Two‑way interaction effects of psychosocial factors during pregnancy on maternal quality of life in Ibadan, Nigeria: a cross-sectional study 10.55131/jphd/2023/210220

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Olubukola Wellington


During pregnancy, women are exposed to various psychosocial stressors that affect their quality of life, but few studies have looked at them additively in non-western contexts. This study aimed to assess the shared and unique contributions of perceived stress, financial strain, intimate partner violence, food insecurity, and social support to maternal quality of life. Data were gathered from a cross-sectional sample of 519 pregnant women who received antenatal care at various primary health care centers in Ibadan, Nigeria. Independent effects of and two-way interactions between psychosocial stressors in predicting maternal quality of life were explored using hierarchical linear regression. Higher scores for the main effects of food insecurity (β = -0.52, p < 0.01) and social support (β = 0.11, p < 0.01) were most strongly linked to a lower and better quality of life, respectively. Further, the two-way interaction effects were significant for financial strain in combination with intimate partner violence (β = -0.18, p < 0.01) and food insecurity in combination with social support (β = 0.18, p < 0.01) contributing to lower quality of life. The findings of this study were supported by the social determinants of health model, which recognizes that a person’s socioeconomic environment and psychosocial state affect his or her health and life experiences. It is recommended that health care practitioners should incorporate assessments of clinical factors of gestation with those of psychosocial needs as part of routine antenatal care in order to develop appropriate women-centered interventions.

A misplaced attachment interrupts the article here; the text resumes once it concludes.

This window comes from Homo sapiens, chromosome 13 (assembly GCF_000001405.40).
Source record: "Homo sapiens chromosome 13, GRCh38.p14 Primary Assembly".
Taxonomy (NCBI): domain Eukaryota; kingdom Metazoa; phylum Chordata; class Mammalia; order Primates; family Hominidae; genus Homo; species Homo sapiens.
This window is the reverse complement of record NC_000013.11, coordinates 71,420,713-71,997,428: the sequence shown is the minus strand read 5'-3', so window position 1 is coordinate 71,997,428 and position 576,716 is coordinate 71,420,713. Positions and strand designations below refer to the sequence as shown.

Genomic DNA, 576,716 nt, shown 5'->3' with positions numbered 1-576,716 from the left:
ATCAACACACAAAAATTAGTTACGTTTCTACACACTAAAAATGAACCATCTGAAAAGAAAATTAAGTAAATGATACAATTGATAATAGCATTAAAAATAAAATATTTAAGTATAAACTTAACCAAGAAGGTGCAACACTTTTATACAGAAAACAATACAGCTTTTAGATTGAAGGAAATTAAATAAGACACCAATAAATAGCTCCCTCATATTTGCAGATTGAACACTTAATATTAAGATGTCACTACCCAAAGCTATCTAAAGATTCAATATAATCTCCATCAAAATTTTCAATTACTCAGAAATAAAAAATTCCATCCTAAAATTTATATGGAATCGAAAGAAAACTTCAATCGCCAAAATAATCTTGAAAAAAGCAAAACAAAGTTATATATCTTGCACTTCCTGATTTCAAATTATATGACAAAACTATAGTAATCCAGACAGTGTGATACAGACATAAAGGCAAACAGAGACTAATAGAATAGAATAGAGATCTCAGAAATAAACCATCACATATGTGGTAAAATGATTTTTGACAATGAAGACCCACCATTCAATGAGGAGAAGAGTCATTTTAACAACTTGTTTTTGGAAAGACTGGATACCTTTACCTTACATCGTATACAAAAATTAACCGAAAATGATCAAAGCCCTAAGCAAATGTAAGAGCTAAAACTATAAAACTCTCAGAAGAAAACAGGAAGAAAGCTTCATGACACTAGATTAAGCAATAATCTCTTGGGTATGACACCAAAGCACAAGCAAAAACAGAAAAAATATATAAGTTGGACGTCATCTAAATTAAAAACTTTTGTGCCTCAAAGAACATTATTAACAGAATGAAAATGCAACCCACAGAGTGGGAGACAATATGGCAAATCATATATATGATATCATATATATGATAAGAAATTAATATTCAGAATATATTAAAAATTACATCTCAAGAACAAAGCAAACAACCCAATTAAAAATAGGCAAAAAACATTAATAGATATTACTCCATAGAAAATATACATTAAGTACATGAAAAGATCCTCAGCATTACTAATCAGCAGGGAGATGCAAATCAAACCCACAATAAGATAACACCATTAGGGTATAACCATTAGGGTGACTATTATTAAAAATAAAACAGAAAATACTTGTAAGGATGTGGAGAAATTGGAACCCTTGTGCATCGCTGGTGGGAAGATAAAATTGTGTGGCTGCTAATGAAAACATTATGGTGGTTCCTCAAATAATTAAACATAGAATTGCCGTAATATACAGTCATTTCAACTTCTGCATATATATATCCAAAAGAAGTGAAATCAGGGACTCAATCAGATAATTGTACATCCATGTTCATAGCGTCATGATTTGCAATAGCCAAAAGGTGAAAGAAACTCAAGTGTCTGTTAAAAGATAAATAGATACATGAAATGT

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Wellington O. Two‑way interaction effects of psychosocial factors during pregnancy on maternal quality of life in Ibadan, Nigeria: a cross-sectional study: 10.55131/jphd/2023/210220. J Public Hlth Dev [Internet]. 2023 May 16 [cited 2024 Apr. 24];21(2):241-54. Available from:
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Author Biography

Olubukola Wellington, Department of Behavioural Studies, Redeemer’s University, Ede, Osun State, Nigeria

Department of Behavioural Studies, Redeemer’s University, Ede, Osun State, Nigeria


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